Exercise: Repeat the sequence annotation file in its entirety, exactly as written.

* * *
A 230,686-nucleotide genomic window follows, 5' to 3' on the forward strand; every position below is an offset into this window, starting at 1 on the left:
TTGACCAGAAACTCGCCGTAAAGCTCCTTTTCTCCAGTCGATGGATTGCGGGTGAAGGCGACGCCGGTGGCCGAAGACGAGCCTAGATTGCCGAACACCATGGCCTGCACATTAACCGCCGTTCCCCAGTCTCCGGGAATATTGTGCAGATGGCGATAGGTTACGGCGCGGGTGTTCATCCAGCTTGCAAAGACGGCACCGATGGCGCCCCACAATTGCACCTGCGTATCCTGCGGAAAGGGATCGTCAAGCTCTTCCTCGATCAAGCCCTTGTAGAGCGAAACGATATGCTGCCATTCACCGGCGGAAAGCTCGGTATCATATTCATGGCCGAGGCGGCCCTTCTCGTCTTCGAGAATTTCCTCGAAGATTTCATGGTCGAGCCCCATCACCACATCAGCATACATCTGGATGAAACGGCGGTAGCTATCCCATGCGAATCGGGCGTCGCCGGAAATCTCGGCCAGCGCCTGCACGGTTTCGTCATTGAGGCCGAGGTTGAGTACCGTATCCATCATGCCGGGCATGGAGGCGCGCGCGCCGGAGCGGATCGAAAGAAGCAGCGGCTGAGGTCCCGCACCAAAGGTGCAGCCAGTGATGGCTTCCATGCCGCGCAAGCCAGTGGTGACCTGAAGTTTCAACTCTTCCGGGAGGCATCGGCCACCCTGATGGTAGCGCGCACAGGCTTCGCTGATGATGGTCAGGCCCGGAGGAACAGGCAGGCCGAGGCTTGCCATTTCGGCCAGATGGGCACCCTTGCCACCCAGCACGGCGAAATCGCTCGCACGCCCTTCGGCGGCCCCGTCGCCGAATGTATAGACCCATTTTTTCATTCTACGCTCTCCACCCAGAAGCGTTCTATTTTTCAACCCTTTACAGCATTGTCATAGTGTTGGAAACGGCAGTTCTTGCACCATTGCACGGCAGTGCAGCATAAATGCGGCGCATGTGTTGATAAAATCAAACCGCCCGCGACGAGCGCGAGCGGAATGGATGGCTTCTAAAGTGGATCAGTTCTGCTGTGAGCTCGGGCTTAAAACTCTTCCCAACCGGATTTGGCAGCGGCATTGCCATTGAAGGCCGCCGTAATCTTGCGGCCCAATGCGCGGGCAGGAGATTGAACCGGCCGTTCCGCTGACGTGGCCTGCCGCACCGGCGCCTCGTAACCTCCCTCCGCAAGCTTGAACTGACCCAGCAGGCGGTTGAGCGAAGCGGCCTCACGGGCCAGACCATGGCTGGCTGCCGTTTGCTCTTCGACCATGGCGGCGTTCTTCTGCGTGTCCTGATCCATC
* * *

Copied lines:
A 230,686-nucleotide genomic window follows, 5' to 3' on the forward strand; every position below is an offset into this window, starting at 1 on the left:
TTGACCAGAAACTCGCCGTAAAGCTCCTTTTCTCCAGTCGATGGATTGCGGGTGAAGGCGACGCCGGTGGCCGAAGACGAGCCTAGATTGCCGAACACCATGGCCTGCACATTAACCGCCGTTCCCCAGTCTCCGGGAATATTGTGCAGATGGCGATAGGTTACGGCGCGGGTGTTCATCCAGCTTGCAAAGACGGCACCGATGGCGCCCCACAATTGCACCTGCGTATCCTGCGGAAAGGGATCGTCAAGCTCTTCCTCGATCAAGCCCTTGTAGAGCGAAACGATATGCTGCCATTCACCGGCGGAAAGCTCGGTATCATATTCATGGCCGAGGCGGCCCTTCTCGTCTTCGAGAATTTCCTCGAAGATTTCATGGTCGAGCCCCATCACCACATCAGCATACATCTGGATGAAACGGCGGTAGCTATCCCATGCGAATCGGGCGTCGCCGGAAATCTCGGCCAGCGCCTGCACGGTTTCGTCATTGAGGCCGAGGTTGAGTACCGTATCCATCATGCCGGGCATGGAGGCGCGCGCGCCGGAGCGGATCGAAAGAAGCAGCGGCTGAGGTCCCGCACCAAAGGTGCAGCCAGTGATGGCTTCCATGCCGCGCAAGCCAGTGGTGACCTGAAGTTTCAACTCTTCCGGGAGGCATCGGCCACCCTGATGGTAGCGCGCACAGGCTTCGCTGATGATGGTCAGGCCCGGAGGAACAGGCAGGCCGAGGCTTGCCATTTCGGCCAGATGGGCACCCTTGCCACCCAGCACGGCGAAATCGCTCGCACGCCCTTCGGCGGCCCCGTCGCCGAATGTATAGACCCATTTTTTCATTCTACGCTCTCCACCCAGAAGCGTTCTATTTTTCAACCCTTTACAGCATTGTCATAGTGTTGGAAACGGCAGTTCTTGCACCATTGCACGGCAGTGCAGCATAAATGCGGCGCATGTGTTGATAAAATCAAACCGCCCGCGACGAGCGCGAGCGGAATGGATGGCTTCTAAAGTGGATCAGTTCTGCTGTGAGCTCGGGCTTAAAACTCTTCCCAACCGGATTTGGCAGCGGCATTGCCATTGAAGGCCGCCGTAATCTTGCGGCCCAATGCGCGGGCAGGAGATTGAACCGGCCGTTCCGCTGACGTGGCCTGCCGCACCGGCGCCTCGTAACCTCCCTCCGCAAGCTTGAACTGACCCAGCAGGCGGTTGAGCGAAGCGGCCTCACGGGCCAGACCATGGCTGGCTGCCGTTTGCTCTTCGACCATGGCGGCGTTCTTCTGCGTGTCCTGATCCATC